To illustrate the difference between legacy and zero-trust architectures, independent analyst John Fruehe pointed to the post-9/11 airport security model. Travelers must show their personal identification to gain access to departure areas inside a well-defined perimeter. As in traditional network environments, once they've received authentication, they can put away their credentials and are free to roam the restricted zone. "99.99% of the time, that model is fine," Fruehe said.

The zero-trust security model, however, tries to account for the calamitous .01% of instances by continually querying traffic both beyond and within the network perimeter, taking no one and nothing for granted on either side of the wall.

In the airport scenario, imagine travelers present their IDs and boarding passes at TSA's perimeter-based checkpoints as usual, Fruehe said. After this initial authentication, however, they encounter continuous, additional screenings as they make their way through the concourse, in and out of shops and restaurants, toward their respective gates and onto their aircrafts.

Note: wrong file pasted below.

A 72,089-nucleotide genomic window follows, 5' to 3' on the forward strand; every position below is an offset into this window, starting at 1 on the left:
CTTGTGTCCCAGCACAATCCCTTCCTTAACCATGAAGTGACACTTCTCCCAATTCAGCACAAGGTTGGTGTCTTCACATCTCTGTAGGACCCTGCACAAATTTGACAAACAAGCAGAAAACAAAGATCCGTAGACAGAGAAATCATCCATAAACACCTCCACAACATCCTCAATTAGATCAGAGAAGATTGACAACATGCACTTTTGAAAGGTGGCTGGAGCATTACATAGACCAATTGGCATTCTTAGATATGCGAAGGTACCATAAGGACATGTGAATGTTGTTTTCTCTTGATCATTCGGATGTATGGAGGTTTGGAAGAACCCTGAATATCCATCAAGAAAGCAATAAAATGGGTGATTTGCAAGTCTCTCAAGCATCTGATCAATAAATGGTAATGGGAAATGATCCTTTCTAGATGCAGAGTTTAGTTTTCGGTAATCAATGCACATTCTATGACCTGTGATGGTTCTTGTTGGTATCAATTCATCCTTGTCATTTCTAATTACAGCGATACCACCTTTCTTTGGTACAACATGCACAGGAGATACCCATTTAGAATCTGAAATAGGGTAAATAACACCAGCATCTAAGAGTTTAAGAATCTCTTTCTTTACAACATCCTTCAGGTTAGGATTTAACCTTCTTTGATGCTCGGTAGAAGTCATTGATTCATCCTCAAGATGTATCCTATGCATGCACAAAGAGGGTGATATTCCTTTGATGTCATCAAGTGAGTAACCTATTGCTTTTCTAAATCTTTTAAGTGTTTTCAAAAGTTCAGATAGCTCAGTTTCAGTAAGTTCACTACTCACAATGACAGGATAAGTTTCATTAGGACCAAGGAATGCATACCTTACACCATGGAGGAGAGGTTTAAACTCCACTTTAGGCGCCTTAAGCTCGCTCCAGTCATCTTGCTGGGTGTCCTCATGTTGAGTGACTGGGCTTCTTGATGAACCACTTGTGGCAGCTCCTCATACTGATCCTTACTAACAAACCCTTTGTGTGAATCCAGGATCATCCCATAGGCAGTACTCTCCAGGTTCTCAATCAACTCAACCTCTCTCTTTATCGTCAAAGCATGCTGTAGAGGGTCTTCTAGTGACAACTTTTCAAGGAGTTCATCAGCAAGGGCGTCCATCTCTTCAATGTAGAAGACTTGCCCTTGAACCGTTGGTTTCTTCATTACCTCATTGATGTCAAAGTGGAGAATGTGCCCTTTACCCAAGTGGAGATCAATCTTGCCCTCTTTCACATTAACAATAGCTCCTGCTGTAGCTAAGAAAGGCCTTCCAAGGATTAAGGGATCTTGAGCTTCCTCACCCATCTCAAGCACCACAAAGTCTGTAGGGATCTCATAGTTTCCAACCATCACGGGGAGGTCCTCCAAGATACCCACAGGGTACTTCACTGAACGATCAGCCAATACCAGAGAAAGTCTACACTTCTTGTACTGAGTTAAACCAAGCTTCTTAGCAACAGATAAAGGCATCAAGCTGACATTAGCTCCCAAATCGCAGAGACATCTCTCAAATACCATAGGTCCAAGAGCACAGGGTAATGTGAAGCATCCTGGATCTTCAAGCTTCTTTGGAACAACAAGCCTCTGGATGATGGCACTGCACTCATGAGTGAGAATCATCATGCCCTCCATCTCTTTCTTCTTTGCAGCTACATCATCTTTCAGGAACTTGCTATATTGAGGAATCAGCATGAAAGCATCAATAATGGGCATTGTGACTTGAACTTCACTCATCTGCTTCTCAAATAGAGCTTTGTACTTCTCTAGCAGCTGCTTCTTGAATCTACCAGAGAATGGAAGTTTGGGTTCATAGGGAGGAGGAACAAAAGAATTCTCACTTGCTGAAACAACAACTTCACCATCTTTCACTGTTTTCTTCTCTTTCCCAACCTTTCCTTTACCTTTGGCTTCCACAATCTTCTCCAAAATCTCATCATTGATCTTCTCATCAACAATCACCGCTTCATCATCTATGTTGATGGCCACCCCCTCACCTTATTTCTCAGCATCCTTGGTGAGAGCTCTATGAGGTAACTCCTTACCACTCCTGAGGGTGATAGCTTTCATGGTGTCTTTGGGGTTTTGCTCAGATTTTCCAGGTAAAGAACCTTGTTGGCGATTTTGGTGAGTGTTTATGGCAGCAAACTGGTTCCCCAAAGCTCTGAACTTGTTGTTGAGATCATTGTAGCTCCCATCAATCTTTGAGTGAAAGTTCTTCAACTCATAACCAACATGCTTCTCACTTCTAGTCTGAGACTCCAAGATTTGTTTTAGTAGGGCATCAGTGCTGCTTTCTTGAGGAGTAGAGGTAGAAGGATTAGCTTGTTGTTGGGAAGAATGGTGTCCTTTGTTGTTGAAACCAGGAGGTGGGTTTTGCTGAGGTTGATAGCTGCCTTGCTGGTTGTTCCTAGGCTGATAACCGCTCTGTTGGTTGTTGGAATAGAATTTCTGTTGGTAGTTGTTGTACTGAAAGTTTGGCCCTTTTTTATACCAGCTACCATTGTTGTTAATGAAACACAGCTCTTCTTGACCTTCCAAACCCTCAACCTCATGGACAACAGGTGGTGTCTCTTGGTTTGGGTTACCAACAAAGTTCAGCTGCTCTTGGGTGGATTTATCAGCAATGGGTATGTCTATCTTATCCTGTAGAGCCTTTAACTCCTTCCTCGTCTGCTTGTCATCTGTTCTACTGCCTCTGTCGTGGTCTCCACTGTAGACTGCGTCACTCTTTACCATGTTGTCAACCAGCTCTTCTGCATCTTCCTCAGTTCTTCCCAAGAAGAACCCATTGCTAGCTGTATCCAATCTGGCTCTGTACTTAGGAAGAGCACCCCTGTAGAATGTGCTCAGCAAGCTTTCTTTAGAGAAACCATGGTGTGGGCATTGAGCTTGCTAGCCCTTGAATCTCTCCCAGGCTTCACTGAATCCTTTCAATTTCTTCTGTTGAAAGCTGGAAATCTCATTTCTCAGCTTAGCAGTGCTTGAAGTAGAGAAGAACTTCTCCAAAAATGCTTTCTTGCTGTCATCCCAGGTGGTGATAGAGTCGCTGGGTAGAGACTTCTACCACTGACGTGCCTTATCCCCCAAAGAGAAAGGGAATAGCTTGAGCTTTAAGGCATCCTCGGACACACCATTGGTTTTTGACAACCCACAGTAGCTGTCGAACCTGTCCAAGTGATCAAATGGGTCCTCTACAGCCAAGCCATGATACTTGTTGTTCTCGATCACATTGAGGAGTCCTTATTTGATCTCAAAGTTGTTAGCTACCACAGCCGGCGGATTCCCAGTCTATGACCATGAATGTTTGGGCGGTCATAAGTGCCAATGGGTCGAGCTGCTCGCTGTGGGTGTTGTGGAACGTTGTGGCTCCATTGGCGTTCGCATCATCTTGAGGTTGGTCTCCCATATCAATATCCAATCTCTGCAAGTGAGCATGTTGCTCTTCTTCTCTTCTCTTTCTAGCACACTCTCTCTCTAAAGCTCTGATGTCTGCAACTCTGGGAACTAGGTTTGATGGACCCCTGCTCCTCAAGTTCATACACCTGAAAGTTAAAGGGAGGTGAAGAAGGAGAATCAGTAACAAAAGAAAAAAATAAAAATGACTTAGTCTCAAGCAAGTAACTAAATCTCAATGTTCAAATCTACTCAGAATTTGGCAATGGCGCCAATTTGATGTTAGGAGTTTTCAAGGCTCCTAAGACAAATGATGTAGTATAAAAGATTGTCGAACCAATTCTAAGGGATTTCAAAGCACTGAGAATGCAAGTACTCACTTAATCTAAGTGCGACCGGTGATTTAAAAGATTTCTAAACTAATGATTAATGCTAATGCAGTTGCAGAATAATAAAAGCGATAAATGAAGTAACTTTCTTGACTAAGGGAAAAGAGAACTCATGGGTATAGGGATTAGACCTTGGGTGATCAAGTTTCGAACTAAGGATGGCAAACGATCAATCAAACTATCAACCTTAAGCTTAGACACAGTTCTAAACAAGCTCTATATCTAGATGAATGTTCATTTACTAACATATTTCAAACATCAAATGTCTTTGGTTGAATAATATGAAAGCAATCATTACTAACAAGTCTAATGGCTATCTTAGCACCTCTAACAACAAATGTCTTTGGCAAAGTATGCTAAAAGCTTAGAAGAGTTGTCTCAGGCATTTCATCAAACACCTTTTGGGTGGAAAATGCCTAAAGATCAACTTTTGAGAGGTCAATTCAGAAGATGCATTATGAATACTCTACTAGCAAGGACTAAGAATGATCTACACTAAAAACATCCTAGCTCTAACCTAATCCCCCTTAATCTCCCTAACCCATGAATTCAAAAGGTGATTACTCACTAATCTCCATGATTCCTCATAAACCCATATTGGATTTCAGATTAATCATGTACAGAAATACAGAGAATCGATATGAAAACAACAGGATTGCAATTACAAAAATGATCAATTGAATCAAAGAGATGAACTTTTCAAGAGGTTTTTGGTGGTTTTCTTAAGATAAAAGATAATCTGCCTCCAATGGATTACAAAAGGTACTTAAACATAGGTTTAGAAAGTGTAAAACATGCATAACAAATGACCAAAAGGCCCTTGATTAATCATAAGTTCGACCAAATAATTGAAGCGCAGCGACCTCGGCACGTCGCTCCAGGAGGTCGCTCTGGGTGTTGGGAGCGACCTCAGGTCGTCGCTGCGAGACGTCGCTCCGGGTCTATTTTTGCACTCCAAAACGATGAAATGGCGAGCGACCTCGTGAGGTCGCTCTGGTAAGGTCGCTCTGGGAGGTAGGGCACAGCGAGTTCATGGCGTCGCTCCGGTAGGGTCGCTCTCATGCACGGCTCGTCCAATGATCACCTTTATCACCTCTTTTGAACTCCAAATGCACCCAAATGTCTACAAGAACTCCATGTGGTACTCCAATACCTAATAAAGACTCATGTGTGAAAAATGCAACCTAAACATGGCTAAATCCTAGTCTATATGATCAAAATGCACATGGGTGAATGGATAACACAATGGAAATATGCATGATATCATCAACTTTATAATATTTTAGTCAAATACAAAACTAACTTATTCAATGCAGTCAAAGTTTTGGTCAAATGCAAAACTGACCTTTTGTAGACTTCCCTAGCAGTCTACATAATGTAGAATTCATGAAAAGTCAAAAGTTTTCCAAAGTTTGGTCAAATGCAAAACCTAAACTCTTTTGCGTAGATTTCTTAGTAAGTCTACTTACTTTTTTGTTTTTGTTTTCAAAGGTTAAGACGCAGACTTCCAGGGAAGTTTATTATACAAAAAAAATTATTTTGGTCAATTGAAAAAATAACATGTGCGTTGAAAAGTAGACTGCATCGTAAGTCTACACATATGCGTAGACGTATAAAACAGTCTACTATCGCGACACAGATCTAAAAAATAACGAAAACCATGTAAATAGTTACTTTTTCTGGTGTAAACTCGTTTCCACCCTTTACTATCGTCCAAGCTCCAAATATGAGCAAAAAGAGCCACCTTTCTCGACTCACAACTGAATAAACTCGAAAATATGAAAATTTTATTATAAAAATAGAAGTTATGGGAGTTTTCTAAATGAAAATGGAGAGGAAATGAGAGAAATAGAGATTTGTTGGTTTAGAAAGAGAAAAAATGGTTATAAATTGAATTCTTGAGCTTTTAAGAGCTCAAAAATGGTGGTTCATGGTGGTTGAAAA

Philosophically, everybody wants to do zero trust, but practically, it is very challenging to enable.
Tony VellecaCISO, UST Global

"The zero-trust model says that, even though you passed through security, I'm not going to assume [TSA] did its job right or that you necessarily deserve another level of clearance," Fruehe said. "I'm still going to stop you and say, 'Hey, do you need to be here? Show me your ID.'"

While the concept is relatively straightforward, figuring out how to implement zero trust is anything but.

"Philosophically, everybody wants to do zero trust," said Tony Velleca, CISO at digital services company UST Global. "But, practically, it is very challenging to enable."